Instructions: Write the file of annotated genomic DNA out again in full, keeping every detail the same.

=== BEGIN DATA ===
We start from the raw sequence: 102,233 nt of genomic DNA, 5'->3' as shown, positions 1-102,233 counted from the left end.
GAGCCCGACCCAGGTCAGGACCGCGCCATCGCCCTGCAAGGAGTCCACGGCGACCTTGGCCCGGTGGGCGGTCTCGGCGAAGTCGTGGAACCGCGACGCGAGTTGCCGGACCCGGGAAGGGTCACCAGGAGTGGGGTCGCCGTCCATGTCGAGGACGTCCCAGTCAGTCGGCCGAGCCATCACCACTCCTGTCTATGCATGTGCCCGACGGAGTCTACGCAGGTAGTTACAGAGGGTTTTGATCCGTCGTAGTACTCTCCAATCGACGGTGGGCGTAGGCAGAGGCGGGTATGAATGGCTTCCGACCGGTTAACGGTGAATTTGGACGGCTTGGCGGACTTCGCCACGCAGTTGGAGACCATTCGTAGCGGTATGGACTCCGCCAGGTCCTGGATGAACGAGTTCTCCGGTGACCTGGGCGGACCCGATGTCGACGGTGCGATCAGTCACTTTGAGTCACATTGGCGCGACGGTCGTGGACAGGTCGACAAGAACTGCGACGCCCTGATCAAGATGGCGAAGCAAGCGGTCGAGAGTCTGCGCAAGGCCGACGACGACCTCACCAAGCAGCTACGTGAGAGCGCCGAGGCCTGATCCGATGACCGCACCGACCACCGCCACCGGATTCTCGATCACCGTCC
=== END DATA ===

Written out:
We start from the raw sequence: 102,233 nt of genomic DNA, 5'->3' as shown, positions 1-102,233 counted from the left end.
GAGCCCGACCCAGGTCAGGACCGCGCCATCGCCCTGCAAGGAGTCCACGGCGACCTTGGCCCGGTGGGCGGTCTCGGCGAAGTCGTGGAACCGCGACGCGAGTTGCCGGACCCGGGAAGGGTCACCAGGAGTGGGGTCGCCGTCCATGTCGAGGACGTCCCAGTCAGTCGGCCGAGCCATCACCACTCCTGTCTATGCATGTGCCCGACGGAGTCTACGCAGGTAGTTACAGAGGGTTTTGATCCGTCGTAGTACTCTCCAATCGACGGTGGGCGTAGGCAGAGGCGGGTATGAATGGCTTCCGACCGGTTAACGGTGAATTTGGACGGCTTGGCGGACTTCGCCACGCAGTTGGAGACCATTCGTAGCGGTATGGACTCCGCCAGGTCCTGGATGAACGAGTTCTCCGGTGACCTGGGCGGACCCGATGTCGACGGTGCGATCAGTCACTTTGAGTCACATTGGCGCGACGGTCGTGGACAGGTCGACAAGAACTGCGACGCCCTGATCAAGATGGCGAAGCAAGCGGTCGAGAGTCTGCGCAAGGCCGACGACGACCTCACCAAGCAGCTACGTGAGAGCGCCGAGGCCTGATCCGATGACCGCACCGACCACCGCCACCGGATTCTCGATCACCGTCC